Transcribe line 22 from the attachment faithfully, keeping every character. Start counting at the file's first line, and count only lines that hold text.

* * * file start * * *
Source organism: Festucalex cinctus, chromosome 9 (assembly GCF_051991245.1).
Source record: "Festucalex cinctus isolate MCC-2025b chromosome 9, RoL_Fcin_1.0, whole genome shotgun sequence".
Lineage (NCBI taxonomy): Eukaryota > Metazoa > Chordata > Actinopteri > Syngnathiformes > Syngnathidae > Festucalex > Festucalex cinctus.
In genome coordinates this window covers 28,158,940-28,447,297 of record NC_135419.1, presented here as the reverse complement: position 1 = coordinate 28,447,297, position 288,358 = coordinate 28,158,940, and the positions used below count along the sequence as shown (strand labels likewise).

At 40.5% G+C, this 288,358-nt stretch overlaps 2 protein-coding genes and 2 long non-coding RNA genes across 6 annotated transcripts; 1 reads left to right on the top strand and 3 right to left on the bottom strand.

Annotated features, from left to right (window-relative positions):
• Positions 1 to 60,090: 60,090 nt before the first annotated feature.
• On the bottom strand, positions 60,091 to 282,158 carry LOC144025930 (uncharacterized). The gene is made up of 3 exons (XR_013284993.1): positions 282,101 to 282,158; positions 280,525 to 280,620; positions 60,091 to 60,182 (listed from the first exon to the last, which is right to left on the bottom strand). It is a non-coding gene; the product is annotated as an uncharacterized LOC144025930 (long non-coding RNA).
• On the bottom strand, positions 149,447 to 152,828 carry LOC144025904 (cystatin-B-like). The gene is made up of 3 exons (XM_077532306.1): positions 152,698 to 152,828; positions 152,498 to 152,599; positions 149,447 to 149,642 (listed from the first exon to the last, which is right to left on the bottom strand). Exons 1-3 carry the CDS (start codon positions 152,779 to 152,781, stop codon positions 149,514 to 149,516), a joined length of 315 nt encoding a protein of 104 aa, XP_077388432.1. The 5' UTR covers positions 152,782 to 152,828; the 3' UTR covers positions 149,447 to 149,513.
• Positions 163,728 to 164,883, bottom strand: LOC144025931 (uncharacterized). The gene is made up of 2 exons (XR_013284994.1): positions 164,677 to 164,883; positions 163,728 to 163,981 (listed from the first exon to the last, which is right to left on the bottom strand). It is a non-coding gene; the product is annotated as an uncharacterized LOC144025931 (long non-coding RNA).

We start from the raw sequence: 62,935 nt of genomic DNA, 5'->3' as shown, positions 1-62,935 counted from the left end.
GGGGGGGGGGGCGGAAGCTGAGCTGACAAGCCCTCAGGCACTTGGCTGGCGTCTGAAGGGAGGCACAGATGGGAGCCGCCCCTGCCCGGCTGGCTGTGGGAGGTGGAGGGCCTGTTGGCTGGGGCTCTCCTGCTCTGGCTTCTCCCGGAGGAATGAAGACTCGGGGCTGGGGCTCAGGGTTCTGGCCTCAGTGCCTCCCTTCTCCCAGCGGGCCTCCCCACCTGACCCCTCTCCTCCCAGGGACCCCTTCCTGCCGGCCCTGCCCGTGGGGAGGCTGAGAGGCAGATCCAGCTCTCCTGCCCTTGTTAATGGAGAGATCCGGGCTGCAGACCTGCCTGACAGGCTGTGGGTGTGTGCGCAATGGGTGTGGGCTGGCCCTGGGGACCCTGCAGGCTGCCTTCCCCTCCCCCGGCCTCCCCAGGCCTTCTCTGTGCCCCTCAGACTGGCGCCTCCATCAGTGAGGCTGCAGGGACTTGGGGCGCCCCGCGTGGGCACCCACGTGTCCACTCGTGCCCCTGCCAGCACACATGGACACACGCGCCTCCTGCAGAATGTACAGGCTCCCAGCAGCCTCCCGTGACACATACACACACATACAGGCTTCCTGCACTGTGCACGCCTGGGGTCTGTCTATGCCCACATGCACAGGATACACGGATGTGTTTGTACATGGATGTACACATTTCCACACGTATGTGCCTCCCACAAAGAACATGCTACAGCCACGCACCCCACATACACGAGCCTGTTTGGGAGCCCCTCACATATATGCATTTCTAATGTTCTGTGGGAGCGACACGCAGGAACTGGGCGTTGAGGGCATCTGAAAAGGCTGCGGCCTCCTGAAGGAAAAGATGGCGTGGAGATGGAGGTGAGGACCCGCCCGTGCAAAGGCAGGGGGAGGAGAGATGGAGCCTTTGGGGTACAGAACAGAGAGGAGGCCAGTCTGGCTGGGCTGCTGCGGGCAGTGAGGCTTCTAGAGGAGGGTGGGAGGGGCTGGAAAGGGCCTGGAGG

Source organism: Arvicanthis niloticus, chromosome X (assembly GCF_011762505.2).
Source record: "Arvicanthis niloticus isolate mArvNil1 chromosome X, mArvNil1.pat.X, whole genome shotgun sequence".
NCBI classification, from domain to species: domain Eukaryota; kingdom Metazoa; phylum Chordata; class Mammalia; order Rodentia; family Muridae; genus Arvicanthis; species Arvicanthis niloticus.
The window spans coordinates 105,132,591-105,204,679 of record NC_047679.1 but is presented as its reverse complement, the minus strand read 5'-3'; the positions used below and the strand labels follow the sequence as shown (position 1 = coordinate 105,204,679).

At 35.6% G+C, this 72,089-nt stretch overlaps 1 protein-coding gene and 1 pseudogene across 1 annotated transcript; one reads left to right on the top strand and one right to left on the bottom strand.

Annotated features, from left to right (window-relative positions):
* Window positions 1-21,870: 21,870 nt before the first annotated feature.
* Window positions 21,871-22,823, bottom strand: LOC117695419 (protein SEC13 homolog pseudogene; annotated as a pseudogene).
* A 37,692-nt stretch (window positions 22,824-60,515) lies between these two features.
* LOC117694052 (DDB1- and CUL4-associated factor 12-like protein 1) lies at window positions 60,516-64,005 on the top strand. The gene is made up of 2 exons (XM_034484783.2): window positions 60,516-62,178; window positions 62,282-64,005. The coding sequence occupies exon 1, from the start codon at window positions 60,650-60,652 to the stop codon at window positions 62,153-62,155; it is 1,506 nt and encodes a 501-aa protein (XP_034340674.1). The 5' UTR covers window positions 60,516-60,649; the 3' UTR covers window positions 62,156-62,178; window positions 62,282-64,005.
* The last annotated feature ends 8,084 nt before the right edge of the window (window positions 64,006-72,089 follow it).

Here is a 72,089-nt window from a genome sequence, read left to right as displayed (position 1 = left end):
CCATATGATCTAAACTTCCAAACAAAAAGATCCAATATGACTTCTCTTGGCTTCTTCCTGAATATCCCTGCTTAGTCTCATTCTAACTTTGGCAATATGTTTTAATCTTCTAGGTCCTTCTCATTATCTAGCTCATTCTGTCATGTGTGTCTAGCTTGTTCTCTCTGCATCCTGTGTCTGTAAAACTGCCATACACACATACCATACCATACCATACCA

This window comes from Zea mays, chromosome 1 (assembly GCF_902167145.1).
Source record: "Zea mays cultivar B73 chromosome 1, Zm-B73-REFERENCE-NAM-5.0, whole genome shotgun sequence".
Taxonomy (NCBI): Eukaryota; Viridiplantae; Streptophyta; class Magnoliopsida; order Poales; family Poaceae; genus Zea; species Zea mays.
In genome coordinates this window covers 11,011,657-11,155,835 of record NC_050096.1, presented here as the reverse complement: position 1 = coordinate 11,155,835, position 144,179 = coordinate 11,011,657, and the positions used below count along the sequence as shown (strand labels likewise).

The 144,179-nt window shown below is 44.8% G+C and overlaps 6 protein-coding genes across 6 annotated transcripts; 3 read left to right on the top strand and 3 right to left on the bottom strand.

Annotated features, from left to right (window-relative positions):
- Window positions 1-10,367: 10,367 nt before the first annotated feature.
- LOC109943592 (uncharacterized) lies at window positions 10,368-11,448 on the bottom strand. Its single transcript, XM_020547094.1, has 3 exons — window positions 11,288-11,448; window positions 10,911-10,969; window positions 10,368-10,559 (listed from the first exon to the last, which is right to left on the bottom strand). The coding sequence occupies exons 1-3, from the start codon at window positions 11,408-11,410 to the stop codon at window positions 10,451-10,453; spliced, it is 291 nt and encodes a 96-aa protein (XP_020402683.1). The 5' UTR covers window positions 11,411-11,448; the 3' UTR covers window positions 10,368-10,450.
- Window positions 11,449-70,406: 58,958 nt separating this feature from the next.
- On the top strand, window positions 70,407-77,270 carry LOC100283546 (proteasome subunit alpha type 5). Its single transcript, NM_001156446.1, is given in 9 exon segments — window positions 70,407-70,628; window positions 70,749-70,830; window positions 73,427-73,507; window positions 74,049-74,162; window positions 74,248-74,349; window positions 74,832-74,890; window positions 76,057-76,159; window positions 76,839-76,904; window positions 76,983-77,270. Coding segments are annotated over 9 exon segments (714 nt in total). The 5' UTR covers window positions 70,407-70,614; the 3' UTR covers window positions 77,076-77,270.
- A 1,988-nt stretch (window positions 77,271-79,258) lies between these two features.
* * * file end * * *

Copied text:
* LOC117694052 (DDB1- and CUL4-associated factor 12-like protein 1) lies at window positions 60,516-64,005 on the top strand. The gene is made up of 2 exons (XM_034484783.2): window positions 60,516-62,178; window positions 62,282-64,005. The coding sequence occupies exon 1, from the start codon at window positions 60,650-60,652 to the stop codon at window positions 62,153-62,155; it is 1,506 nt and encodes a 501-aa protein (XP_034340674.1). The 5' UTR covers window positions 60,516-60,649; the 3' UTR covers window positions 62,156-62,178; window positions 62,282-64,005.